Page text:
Nowhere to Turn: Blackmail and Extortion of LGBT People in Sub-Saharan Africa
Edited by Ryan Thoreson and Sam Cook
New York: International Gay and Lesbian Human Rights Commission, 2011, 140 pp.
Nowhere to Turn does what no other research on LGBT people has managed to do: it documents with incontrovertible evidence that gays, lesbians, and gender-nonconforming people across sub-Saharan Africa suffer serious persecution, often by people they know well.
The stories told here are so compelling, it is difficult to put the document down. Seven experts on African LGBT culture have contributed new research to document the prevalence of blackmail and extortion in the lives of LGBT people on the continent. It is a common practice in countries where homosexuality is illegal to threaten closeted LGBT people with exposure unless they respond to demands of money, material goods, or other valuables. For example, 26 percent of men who have sex with men in Botswana report being victims of blackmail. Where LGBT people are vulnerable socially, in the nearly forty African nations that outlaw homosexuality, these men and women are targets for exploitation.
Example after example fill chapters covering Zimbabwe, Ghana, Nigeria, Malawi, and Cameroon. The perpetrators are usually people who know their targets personally. In the Malawi study, 95% of victims were acquainted with their blackmailers. Many of the victims are blackmailed by their own relatives, coworkers, or lovers.
The story of "Bola," a Nigerian woman, is unusual in that it demonstrates both extortion (demands for money, goods, or services under threat of violence) and blackmail (a threat to reveal a secret unless demands are met). A co-worker at the high school where Bola taught intercepted some of Bola’s emails to her lover and threatened to “out” her unless she turned over a portion of her monthly salary. Bola agreed, until the co-worker demanded more money. When Bola refused, the emails ended up with the male principal of the school, who extracted sexual favors from Bola for months before she fled the city, changed her name, and started a new life.
"Rashid," a Ghanaian man, ended a short-lived relationship with another man who then became his blackmailer. The man went to the police, claiming that Rashid had hired him for sex but that Rashid had refused to pay. Because the accuser carries the weight of presumptive innocence since he spoke up first, Rashid was put on the defensive with the authorities. In countries such as Ghana, where homosexuality is illegal, the police often become entangled with the blackmailers, using their power to extract a share of the money themselves.
Occasionally the threats, especially from extortionists, turn real, and LGBT people have been beaten, raped, and killed by their tormenters. The murky details surrounding the recent death of the Ugandan gay activist David Kato, demonstrate that even prominent LGBT activists are not immune to this frightening phenomenon.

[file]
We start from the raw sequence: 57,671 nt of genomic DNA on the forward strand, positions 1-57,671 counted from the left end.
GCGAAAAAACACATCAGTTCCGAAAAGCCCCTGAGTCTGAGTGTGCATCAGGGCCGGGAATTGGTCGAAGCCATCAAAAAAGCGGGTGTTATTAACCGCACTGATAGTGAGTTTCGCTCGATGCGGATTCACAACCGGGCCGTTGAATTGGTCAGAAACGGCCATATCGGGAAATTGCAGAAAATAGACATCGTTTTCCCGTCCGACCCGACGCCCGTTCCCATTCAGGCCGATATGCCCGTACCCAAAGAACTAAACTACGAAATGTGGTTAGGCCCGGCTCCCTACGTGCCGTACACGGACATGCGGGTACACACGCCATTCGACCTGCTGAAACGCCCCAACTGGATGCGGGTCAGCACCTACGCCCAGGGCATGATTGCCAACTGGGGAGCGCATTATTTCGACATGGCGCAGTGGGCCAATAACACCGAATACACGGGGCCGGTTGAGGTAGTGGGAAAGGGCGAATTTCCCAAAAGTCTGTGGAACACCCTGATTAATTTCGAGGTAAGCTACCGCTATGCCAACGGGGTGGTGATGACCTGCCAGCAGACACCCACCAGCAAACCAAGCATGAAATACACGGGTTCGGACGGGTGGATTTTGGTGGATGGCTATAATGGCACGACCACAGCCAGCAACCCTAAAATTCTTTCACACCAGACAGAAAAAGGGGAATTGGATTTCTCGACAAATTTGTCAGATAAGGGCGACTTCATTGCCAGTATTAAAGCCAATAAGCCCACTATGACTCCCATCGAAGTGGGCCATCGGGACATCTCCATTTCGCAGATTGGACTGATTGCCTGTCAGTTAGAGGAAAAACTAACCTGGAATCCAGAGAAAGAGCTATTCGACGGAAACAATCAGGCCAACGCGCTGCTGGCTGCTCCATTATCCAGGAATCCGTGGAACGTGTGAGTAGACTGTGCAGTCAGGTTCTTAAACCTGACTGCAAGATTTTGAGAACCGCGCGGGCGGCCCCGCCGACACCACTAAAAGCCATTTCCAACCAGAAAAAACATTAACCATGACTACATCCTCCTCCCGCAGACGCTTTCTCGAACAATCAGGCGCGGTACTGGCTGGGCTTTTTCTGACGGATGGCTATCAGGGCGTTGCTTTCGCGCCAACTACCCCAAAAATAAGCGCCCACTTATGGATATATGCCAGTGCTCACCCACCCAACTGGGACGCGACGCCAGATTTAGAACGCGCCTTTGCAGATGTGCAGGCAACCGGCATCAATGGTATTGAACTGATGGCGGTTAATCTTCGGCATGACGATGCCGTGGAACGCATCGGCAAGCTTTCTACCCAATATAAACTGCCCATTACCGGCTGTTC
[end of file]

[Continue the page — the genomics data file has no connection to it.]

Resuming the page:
The report's co-editors also shed light on the cultural context for blackmailing LGBT Africans. In Zimbabwe, for instance, what the researcher Oliver Phillips calls a "lineage-based culture," which prioritizes collective responsibility, clashes with a "modern" culture that values individual autonomy. When a woman marries a man, according to Phillips, the groom makes a "bridewealth" payment to her father or other male guardian. If as a lesbian she chooses not to marry, she effectively denies her male relatives resources and challenges the patriarchal structure in a real, not symbolic, way.
These stories are so disturbing that the report's findings would be heavily depressing had the editors not also included multiple recommendations on how to deal with these violations of human rights. The key leverage point for blackmailers is the threat of both social and criminal sanctions. Although blackmail is illegal in virtually every society, laws against blackmailing gays and lesbians are not always enforced in countries where homosexuality is perceived negatively. According to report editor Ryan Thoreson, the major reform that would stop blackmail of LGBT people is the decriminalization of homosexuality. This would remove the legal threat. However, legal reform alone would not guarantee protection for LGBT people. Social stigma continues to exist long after laws have been changed. African countries face a formidable challenge in re-educating their people about homosexuality.
Holding authorities accountable for human rights violations is another avenue of reform. Many African nations have adopted universal human rights language in their foundational legal documents, and claims that violations of sexual rights are violations of human rights certainly exist in such rights declarations. However, there is a philosophical, maybe even a legal, problem. According to Columbia University scholars Alice Miller and Carole Vance, as referenced in the report, human rights arguments depend on the perception of the victim as innocent and the perpetrator as guilty. Demanding redress is difficult in any culture that labels sexual activity outside of heterosexual marriage as inherently noninnocent. Nowhere to Turn highlights this contradiction, as well as the urgency of finding thoughtful solutions to the profoundly troubling pervasiveness of persecution and harassment of LGBT Africans.
Published on May 7, 2011 | OutRight Action International an LGBT human rights organization